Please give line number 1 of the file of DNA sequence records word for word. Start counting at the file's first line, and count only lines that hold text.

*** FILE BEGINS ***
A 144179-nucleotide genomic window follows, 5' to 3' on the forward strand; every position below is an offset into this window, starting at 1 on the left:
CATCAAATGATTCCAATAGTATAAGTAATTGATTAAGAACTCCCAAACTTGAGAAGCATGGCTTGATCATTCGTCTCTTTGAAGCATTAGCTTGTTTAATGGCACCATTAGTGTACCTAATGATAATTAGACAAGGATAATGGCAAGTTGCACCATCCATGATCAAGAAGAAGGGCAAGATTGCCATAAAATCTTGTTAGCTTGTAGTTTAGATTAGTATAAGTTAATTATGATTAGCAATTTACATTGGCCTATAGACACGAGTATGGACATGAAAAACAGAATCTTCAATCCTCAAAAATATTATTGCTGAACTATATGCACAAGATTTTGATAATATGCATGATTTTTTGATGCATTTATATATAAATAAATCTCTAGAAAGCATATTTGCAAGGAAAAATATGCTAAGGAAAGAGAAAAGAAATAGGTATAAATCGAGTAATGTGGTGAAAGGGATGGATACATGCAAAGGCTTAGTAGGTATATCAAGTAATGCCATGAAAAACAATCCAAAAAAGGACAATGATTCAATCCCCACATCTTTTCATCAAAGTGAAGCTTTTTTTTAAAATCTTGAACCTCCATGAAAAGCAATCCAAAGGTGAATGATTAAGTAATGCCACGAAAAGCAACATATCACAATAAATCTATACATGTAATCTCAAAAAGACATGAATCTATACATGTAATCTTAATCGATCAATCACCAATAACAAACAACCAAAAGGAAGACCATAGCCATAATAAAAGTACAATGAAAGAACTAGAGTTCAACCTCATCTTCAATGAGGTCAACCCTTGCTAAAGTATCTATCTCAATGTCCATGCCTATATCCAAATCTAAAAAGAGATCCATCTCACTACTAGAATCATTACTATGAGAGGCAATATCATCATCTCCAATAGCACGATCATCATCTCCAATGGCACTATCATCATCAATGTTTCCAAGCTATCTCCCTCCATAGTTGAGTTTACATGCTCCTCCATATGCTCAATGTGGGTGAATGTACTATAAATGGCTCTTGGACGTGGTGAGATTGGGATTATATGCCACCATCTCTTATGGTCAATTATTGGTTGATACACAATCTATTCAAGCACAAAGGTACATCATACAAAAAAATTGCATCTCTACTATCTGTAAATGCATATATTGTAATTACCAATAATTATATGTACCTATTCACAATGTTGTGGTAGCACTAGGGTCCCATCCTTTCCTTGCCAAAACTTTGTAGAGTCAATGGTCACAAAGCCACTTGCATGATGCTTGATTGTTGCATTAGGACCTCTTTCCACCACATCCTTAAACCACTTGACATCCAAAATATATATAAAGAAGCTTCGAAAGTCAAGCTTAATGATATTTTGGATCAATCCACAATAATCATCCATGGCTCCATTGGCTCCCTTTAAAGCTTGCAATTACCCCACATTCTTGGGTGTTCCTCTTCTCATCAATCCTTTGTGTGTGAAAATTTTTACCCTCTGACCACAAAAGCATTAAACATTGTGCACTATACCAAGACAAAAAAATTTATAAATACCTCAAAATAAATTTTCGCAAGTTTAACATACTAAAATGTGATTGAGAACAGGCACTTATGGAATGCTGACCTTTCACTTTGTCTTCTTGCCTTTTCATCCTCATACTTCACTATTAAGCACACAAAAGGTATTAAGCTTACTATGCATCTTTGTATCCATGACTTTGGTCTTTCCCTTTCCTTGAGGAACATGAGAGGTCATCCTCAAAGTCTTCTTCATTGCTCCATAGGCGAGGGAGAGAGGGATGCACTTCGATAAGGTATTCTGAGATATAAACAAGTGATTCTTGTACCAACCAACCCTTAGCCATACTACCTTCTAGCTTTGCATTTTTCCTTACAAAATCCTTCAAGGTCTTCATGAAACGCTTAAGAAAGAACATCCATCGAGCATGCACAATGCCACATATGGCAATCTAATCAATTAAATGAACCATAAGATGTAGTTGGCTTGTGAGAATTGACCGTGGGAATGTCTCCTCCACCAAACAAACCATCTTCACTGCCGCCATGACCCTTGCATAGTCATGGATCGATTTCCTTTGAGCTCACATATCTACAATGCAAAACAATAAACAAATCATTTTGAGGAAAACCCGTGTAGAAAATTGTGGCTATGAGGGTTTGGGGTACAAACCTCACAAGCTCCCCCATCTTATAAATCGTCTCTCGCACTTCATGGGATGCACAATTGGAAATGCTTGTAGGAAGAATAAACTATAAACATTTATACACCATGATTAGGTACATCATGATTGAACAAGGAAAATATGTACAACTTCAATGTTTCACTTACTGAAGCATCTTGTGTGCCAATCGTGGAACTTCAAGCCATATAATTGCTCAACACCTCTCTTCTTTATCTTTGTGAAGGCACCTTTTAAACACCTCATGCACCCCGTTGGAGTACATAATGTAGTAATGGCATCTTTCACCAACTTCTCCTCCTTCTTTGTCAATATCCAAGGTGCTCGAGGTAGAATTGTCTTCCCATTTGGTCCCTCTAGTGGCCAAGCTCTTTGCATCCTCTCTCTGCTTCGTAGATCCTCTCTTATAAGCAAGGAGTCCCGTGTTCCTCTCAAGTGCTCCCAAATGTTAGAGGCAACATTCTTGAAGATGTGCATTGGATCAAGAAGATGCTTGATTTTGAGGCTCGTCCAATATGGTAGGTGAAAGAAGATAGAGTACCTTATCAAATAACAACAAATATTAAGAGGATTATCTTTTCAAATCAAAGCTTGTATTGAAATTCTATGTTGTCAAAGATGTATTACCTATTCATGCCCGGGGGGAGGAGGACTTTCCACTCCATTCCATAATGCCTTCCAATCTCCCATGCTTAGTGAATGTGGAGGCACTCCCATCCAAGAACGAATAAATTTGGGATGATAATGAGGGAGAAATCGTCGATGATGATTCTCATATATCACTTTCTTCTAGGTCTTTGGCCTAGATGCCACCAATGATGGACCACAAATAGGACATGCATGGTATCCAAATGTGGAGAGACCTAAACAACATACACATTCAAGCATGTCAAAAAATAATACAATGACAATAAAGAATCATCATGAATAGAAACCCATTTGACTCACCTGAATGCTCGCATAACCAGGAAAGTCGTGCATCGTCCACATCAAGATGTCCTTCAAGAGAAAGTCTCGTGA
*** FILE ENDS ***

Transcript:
A 144179-nucleotide genomic window follows, 5' to 3' on the forward strand; every position below is an offset into this window, starting at 1 on the left: